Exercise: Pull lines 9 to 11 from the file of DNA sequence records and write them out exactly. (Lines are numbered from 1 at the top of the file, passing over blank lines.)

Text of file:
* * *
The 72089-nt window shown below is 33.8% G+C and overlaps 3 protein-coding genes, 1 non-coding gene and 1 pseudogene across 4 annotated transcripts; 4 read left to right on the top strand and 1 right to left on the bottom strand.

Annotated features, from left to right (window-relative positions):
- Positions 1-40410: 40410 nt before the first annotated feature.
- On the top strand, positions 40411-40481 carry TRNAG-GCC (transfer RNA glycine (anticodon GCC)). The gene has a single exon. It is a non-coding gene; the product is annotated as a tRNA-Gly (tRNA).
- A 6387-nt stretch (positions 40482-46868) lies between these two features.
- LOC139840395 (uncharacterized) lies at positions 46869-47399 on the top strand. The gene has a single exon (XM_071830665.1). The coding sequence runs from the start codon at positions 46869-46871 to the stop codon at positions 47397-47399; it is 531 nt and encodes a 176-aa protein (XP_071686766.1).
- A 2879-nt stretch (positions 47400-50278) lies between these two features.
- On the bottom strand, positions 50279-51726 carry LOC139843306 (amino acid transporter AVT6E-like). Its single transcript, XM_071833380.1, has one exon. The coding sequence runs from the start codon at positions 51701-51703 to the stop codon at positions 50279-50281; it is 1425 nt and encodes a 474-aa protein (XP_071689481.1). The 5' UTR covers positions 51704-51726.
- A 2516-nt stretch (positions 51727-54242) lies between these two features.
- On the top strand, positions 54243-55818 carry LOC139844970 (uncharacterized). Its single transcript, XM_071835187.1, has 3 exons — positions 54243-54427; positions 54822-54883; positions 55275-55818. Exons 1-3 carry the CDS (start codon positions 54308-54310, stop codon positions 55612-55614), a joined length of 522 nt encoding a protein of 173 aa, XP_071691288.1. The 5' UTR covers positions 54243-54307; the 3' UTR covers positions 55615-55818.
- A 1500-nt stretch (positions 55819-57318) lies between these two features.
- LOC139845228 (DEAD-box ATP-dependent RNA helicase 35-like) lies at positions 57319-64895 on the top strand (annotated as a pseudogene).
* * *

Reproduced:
- A 2516-nt stretch (positions 51727-54242) lies between these two features.
- On the top strand, positions 54243-55818 carry LOC139844970 (uncharacterized). Its single transcript, XM_071835187.1, has 3 exons — positions 54243-54427; positions 54822-54883; positions 55275-55818. Exons 1-3 carry the CDS (start codon positions 54308-54310, stop codon positions 55612-55614), a joined length of 522 nt encoding a protein of 173 aa, XP_071691288.1. The 5' UTR covers positions 54243-54307; the 3' UTR covers positions 55615-55818.
- A 1500-nt stretch (positions 55819-57318) lies between these two features.